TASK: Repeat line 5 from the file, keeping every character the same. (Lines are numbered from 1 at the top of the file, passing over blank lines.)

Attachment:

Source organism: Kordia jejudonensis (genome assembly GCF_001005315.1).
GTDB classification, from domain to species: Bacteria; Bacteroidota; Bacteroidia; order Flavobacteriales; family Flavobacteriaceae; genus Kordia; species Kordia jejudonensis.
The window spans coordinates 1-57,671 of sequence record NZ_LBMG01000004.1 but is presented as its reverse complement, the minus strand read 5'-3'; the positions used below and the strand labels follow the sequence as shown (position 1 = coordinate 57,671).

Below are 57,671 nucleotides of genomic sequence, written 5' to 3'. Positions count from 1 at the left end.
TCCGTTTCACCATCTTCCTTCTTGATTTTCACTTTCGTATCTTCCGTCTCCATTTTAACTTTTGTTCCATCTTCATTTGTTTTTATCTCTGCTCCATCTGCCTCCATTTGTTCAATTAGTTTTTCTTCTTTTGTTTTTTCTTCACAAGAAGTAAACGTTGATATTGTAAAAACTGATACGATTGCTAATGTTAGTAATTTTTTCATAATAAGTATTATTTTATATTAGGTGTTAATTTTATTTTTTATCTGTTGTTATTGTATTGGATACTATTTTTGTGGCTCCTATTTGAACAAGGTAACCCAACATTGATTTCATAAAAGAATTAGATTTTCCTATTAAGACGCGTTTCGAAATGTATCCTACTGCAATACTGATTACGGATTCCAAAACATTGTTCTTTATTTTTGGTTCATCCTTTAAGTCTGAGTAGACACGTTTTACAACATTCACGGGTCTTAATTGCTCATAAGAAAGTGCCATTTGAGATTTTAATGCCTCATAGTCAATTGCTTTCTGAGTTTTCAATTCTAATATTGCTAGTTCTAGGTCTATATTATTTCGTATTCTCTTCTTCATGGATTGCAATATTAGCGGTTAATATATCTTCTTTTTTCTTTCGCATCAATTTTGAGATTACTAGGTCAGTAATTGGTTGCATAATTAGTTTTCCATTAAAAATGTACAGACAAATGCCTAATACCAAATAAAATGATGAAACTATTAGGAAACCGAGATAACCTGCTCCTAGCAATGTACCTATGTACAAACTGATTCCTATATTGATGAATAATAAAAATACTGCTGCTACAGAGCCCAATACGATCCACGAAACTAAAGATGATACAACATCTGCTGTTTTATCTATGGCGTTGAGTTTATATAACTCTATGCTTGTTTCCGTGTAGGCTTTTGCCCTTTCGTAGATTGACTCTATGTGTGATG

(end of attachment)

TCCGTTTCACCATCTTCCTTCTTGATTTTCACTTTCGTATCTTCCGTCTCCATTTTAACTTTTGTTCCATCTTCATTTGTTTTTATCTCTGCTCCATCTGCCTCCATTTGTTCAATTAGTTTTTCTTCTTTTGTTTTTTCTTCACAAGAAGTAAACGTTGATATTGTAAAAACTGATACGATTGCTAATGTTAGTAATTTTTTCATAATAAGTATTATTTTATATTAGGTGTTAATTTTATTTTTTATCTGTTGTTATTGTATTGGATACTATTTTTGTGGCTCCTATTTGAACAAGGTAACCCAACATTGATTTCATAAAAGAATTAGATTTTCCTATTAAGACGCGTTTCGAAATGTATCCTACTGCAATACTGATTACGGATTCCAAAACATTGTTCTTTATTTTTGGTTCATCCTTTAAGTCTGAGTAGACACGTTTTACAACATTCACGGGTCTTAATTGCTCATAAGAAAGTGCCATTTGAGATTTTAATGCCTCATAGTCAATTGCTTTCTGAGTTTTCAATTCTAATATTGCTAGTTCTAGGTCTATATTATTTCGTATTCTCTTCTTCATGGATTGCAATATTAGCGGTTAATATATCTTCTTTTTTCTTTCGCATCAATTTTGAGATTACTAGGTCAGTAATTGGTTGCATAATTAGTTTTCCATTAAAAATGTACAGACAAATGCCTAATACCAAATAAAATGATGAAACTATTAGGAAACCGAGATAACCTGCTCCTAGCAATGTACCTATGTACAAACTGATTCCTATATTGATGAATAATAAAAATACTGCTGCTACAGAGCCCAATACGATCCACGAAACTAAAGATGATACAACATCTGCTGTTTTATCTATGGCGTTGAGTTTATATAACTCTATGCTTGTTTCCGTGTAGGCTTTTGCCCTTTCGTAGATTGACTCTATGTGTGATG